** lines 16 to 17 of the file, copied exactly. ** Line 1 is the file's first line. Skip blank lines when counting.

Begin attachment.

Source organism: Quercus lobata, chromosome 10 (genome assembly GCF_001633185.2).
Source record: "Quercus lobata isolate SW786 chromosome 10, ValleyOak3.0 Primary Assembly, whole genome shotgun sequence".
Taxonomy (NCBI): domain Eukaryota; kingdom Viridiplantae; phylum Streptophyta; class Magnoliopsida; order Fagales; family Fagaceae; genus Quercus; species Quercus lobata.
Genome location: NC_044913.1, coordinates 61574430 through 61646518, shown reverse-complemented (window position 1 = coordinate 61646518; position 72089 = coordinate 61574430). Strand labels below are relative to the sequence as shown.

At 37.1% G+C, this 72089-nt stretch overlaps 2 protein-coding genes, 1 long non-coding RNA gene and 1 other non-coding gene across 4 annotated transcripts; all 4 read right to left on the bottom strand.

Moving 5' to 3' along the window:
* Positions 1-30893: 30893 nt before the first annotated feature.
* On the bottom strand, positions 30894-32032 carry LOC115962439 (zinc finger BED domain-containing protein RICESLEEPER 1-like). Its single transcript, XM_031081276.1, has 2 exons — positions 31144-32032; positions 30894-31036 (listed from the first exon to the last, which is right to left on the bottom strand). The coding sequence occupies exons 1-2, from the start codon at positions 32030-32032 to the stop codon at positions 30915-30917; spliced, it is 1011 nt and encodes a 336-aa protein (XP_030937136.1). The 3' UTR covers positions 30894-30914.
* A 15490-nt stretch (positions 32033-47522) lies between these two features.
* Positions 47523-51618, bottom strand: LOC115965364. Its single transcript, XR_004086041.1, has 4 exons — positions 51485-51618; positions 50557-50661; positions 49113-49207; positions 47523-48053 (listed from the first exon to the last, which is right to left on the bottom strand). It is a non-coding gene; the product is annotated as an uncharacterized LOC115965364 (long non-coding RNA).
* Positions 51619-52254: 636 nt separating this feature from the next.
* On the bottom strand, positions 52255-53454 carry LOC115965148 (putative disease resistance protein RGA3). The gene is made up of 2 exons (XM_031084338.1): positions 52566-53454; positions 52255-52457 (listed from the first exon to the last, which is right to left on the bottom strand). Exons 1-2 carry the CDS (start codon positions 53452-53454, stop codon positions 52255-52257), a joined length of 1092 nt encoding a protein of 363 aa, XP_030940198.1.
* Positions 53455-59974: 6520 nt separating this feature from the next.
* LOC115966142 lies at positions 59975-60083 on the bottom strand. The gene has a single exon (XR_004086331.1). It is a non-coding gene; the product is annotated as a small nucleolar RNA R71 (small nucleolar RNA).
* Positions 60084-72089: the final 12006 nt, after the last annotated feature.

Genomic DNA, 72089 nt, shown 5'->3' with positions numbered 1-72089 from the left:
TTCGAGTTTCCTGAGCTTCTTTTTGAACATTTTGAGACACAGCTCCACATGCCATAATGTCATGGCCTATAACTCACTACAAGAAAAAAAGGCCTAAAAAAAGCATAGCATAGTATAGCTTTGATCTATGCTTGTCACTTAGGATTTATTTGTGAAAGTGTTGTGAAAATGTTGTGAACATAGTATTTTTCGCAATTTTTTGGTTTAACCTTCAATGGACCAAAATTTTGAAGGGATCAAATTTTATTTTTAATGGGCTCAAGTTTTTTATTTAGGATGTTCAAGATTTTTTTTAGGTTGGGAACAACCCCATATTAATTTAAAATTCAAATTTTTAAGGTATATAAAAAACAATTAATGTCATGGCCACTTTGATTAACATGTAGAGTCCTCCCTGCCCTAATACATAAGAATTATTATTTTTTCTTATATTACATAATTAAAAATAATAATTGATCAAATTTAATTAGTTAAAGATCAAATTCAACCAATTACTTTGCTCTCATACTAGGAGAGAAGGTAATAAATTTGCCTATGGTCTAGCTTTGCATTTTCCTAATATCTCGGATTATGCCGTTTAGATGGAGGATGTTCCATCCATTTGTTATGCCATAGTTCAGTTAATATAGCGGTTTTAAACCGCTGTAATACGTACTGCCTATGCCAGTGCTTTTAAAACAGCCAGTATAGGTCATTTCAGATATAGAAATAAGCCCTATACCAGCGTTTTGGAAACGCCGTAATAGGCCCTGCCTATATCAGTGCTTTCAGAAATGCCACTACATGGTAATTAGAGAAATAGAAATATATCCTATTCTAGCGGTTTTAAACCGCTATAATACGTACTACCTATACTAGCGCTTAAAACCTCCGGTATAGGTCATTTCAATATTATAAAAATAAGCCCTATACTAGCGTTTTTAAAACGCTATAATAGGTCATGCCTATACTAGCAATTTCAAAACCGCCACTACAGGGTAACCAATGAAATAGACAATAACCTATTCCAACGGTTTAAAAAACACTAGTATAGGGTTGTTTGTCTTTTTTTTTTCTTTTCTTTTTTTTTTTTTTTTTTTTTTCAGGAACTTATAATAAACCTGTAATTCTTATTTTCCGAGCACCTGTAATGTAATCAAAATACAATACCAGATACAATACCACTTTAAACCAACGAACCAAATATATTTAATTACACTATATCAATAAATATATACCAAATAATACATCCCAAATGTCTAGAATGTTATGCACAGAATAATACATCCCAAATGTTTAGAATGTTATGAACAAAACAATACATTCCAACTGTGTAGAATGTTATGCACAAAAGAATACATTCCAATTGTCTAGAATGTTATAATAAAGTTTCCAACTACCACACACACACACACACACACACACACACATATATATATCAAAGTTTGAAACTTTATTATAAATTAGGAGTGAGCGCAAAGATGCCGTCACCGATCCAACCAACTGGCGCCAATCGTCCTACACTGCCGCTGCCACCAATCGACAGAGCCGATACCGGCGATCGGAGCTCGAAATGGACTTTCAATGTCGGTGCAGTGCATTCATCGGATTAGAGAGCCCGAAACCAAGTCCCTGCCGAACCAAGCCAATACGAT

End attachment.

Genomic DNA, 72089 nt, shown 5'->3' with positions numbered 1-72089 from the left:
TTCGAGTTTCCTGAGCTTCTTTTTGAACATTTTGAGACACAGCTCCACATGCCATAATGTCATGGCCTATAACTCACTACAAGAAAAAAAGGCCTAAAAAAAGCATAGCATAGTATAGCTTTGATCTATGCTTGTCACTTAGGATTTATTTGTGAAAGTGTTGTGAAAATGTTGTGAACATAGTATTTTTCGCAATTTTTTGGTTTAACCTTCAATGGACCAAAATTTTGAAGGGATCAAATTTTATTTTTAATGGGCTCAAGTTTTTTATTTAGGATGTTCAAGATTTTTTTTAGGTTGGGAACAACCCCATATTAATTTAAAATTCAAATTTTTAAGGTATATAAAAAACAATTAATGTCATGGCCACTTTGATTAACATGTAGAGTCCTCCCTGCCCTAATACATAAGAATTATTATTTTTTCTTATATTACATAATTAAAAATAATAATTGATCAAATTTAATTAGTTAAAGATCAAATTCAACCAATTACTTTGCTCTCATACTAGGAGAGAAGGTAATAAATTTGCCTATGGTCTAGCTTTGCATTTTCCTAATATCTCGGATTATGCCGTTTAGATGGAGGATGTTCCATCCATTTGTTATGCCATAGTTCAGTTAATATAGCGGTTTTAAACCGCTGTAATACGTACTGCCTATGCCAGTGCTTTTAAAACAGCCAGTATAGGTCATTTCAGATATAGAAATAAGCCCTATACCAGCGTTTTGGAAACGCCGTAATAGGCCCTGCCTATATCAGTGCTTTCAGAAATGCCACTACATGGTAATTAGAGAAATAGAAATATATCCTATTCTAGCGGTTTTAAACCGCTATAATACGTACTACCTATACTAGCGCTTAAAACCTCCGGTATAGGTCATTTCAATATTATAAAAATAAGCCCTATACTAGCGTTTTTAAAACGCTATAATAGGTCATGCCTATACTAGCAATTTCAAAACCGCCACTACAGGGTAACCAATGAAATAGACAATAACCTATTCCAACGGTTTAAAAAACACTAGTATAGGGTTGTTTGTCTTTTTTTTTTCTTTTCTTTTTTTTTTTTTTTTTTTTTTCAGGAACTTATAATAAACCTGTAATTCTTATTTTCCGAGCACCTGTAATGTAATCAAAATACAATACCAGATACAATACCACTTTAAACCAACGAACCAAATATATTTAATTACACTATATCAATAAATATATACCAAATAATACATCCCAAATGTCTAGAATGTTATGCACAGAATAATACATCCCAAATGTTTAGAATGTTATGAACAAAACAATACATTCCAACTGTGTAGAATGTTATGCACAAAAGAATACATTCCAATTGTCTAGAATGTTATAATAAAGTTTCCAACTACCACACACACACACACACACACACACACACATATATATATCAAAGTTTGAAACTTTATTATAAATTAGGAGTGAGCGCAAAGATGCCGTCACCGATCCAACCAACTGGCGCCAATCGTCCTACACTGCCGCTGCCACCAATCGACAGAGCCGATACCGGCGATCGGAGCTCGAAATGGACTTTCAATGTCGGTGCAGTGCATTCATCGGATTAGAGAGCCCGAAACCAAGTCCCTGCCGAACCAAGCCAATACGAT